Strict interpretation dictates that this can be read to imply that, as soon as the player turns eighteen, the agent can be paid for those intermediary services carried out when the player was still a minor. In practice, we are aware that this has resulted in agents signing a minor to a contract that contains provisions that allow them to receive commission for such services after the player turns 18 (thus defeating the intention of Article 7.8 of the Regulations).

In any event, we fear that clubs desperate to sign the latest young star will all too easily circumvent the prohibition. In the past, clubs have paid agents for services seemingly unrelated to a transfer (e.g. scouting services) to get around regulations and the authors are sure that a determined club will find similar ways to reward agents.

 

Conclusion and recommendations 

To date, there has not been any published FA decisions concerning the Regulations and only until a significant body of disciplinary case law has been developed will it be possible to accurately determine how the Regulations can be improved and adapted.

Nevertheless, in the authors’ opinion, the Regulations (and in particular the removal of the examination requirement) have made it considerably easier for an individual to register as an intermediary to the detriment of the service standard offered to players and clubs.

To ameliorate this, our recommendation would be that a hybrid-process is adopted: one which reinstates the examination process (thus ensuring that a minimum level of knowledge is required to operate) whilst also ensuring that those who pass the exam register with the relevant Association on every occasion that they are involved in a specific transaction (as they are currently required to do under the Regulations). 

With respect to the benchmarking, the artificial and arbitrary recommendations has meant that, in the world of the intermediaries, the rich will get richer and the poor poorer. We expect this trend will continue until many of the agents are dis-incentivised enough to leave the trade or more of the smaller agencies either go out of business or are swallowed up by the larger organisations.

The authors are not aware of the basis on which FIFA set the recommended commission at 3%. It seems an extremely low, especially considering that, prior to the implementation of the Regulations, FIFA claimed that the average commission paid by clubs to agents for international transfers was 28% of the value of the transaction.30 Such a low benchmark is perhaps more of a political statement by FIFA: the embodiment of the widely-held belief that agents do not earn their money but instead leech off the sport and provide no discernible value. The truth is that, whilst every industry will attract some chancers, many of the agents are regularly involved in complex negotiations (requiring both legal and commercial expertise, experience and a detailed knowledge of the market) that may last weeks, sometimes months. In other words, if the agents’ services are worth 3% then why did the market dictate that they should receive a commission of nearly ten times that level (as FIFA has acknowledged)?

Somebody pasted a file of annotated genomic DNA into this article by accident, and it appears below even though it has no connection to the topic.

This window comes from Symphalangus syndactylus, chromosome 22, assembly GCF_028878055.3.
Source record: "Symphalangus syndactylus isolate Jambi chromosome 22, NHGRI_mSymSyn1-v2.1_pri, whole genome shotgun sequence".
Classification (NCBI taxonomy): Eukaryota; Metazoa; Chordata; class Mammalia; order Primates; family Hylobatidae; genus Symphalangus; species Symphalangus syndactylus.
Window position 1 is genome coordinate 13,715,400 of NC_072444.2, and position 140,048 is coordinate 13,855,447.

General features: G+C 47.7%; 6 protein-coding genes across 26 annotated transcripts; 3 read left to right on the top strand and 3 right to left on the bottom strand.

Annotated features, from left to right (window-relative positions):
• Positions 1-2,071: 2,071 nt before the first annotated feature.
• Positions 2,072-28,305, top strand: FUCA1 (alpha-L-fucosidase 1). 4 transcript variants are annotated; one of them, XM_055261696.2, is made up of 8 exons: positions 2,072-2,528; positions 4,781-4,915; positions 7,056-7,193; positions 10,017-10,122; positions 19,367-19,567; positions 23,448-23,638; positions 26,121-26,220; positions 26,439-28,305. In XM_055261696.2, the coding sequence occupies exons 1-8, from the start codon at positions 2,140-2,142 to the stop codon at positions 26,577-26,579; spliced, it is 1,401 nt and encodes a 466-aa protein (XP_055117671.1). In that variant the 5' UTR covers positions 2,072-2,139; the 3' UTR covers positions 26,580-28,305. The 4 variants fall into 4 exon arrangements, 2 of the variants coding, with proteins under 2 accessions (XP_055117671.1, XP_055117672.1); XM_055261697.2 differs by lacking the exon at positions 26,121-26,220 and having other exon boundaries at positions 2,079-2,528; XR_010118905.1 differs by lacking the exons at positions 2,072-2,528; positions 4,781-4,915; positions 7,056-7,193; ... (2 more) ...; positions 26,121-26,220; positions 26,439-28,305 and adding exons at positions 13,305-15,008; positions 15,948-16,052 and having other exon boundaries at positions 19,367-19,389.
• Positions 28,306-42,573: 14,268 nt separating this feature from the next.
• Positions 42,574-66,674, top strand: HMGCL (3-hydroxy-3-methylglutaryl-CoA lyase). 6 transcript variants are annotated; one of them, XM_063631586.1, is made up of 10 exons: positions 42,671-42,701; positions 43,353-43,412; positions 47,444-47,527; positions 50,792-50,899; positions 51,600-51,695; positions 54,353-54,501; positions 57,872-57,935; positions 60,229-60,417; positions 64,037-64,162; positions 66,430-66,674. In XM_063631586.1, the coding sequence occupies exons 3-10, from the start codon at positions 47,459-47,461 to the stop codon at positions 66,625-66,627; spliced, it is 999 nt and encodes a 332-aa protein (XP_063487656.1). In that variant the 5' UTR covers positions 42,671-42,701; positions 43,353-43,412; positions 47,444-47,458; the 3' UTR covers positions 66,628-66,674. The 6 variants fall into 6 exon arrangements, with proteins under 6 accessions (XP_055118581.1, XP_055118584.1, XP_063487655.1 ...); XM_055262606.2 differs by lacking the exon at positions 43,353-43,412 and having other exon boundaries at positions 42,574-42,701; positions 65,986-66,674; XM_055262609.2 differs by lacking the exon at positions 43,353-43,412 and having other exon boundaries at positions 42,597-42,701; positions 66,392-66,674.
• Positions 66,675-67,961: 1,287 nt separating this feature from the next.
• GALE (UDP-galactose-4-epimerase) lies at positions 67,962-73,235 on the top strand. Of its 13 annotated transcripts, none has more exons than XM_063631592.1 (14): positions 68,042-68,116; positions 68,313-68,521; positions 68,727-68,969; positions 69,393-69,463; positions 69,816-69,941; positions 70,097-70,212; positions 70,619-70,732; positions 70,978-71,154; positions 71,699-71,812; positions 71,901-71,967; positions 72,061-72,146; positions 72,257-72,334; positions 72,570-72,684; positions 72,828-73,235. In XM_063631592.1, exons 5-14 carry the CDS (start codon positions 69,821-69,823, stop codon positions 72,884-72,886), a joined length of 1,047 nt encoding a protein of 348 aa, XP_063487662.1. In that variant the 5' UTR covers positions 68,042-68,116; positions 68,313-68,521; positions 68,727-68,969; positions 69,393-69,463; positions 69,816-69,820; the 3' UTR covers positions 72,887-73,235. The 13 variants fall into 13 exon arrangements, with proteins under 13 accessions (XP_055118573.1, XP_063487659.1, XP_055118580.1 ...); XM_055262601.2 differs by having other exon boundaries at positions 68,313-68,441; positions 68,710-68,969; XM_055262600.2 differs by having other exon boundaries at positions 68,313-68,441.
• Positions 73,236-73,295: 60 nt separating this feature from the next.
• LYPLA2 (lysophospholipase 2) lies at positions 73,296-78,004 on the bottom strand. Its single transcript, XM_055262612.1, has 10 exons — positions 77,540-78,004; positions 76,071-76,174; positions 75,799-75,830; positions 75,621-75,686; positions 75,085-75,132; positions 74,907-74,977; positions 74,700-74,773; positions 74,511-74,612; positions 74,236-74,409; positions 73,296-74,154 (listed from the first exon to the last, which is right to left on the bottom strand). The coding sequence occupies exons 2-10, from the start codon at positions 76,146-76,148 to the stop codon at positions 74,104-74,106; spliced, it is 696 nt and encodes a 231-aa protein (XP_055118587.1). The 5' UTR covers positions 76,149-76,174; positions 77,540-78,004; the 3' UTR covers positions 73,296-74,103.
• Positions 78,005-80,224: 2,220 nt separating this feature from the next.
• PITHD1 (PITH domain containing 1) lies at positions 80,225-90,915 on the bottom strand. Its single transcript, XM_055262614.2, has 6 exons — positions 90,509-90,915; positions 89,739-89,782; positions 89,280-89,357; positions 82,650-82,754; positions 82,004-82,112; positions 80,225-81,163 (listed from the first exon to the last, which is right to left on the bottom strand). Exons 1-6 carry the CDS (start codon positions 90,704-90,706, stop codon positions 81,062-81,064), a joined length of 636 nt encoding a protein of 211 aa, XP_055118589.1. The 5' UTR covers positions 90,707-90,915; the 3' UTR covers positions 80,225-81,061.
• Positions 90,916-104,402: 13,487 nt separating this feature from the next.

FIFA will clearly argue that the benchmarking is just a recommendation and that such suggestion is a proportionate way of ensuring that players are protected from unscrupulous agents and that the money remains within the game for the good of football as a whole. However, if FIFA had set a more realistic benchmark (closer to the level that the free market previously dictated) then perhaps the Regulations would not be the subject of a complaint to the European Commission by the AFA31 on the basis that FIFA is contravening Articles 101 and 102 of the Treaty on the Functioning of the European Union.32 This appeal concerns the distortion of competition and abuse of FIFA’s dominant position and we await the outcome with interest.

The sections of the Regulations that deal with minors fall-short of their intended aim as it is too easy to draft a representation contract to circumvent the payment restrictions. Another real issue is that we live in a world where players often sign multi-million pound contracts whilst still minors (for example, prodigy Martin Ødegaard had only just turned 16 when he signed a contract for a reported £80,000 per week with Real Madrid in 2015).33 These contract negotiations are often complex and if the player requires the expert services of an intermediary, why should said intermediary not be paid for these services?

Overall, there is certainly work for FIFA to do, not least to deal with the ease in which clubs can profess to remunerate agents for ancillary services that sit outside of the Regulations when they are in fact paying for intermediary services that should fall under the ambit of the Regulations (see scouting example above). These loopholes should be expressly prohibited; regrettably, lighter-touch regulation is not going to improve this situation.

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About the Author

Zane Shihab

Zane Shihab

Zane is an Associate Partner in the Sports Department and provides commercial advice to global brands, international sporting bodies and events and high-profile individuals.

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Nick Bitel

Nick Bitel

Nick Bitel has spent over 35 years working in the sports sector acting as a lawyer, administrator and chief executive.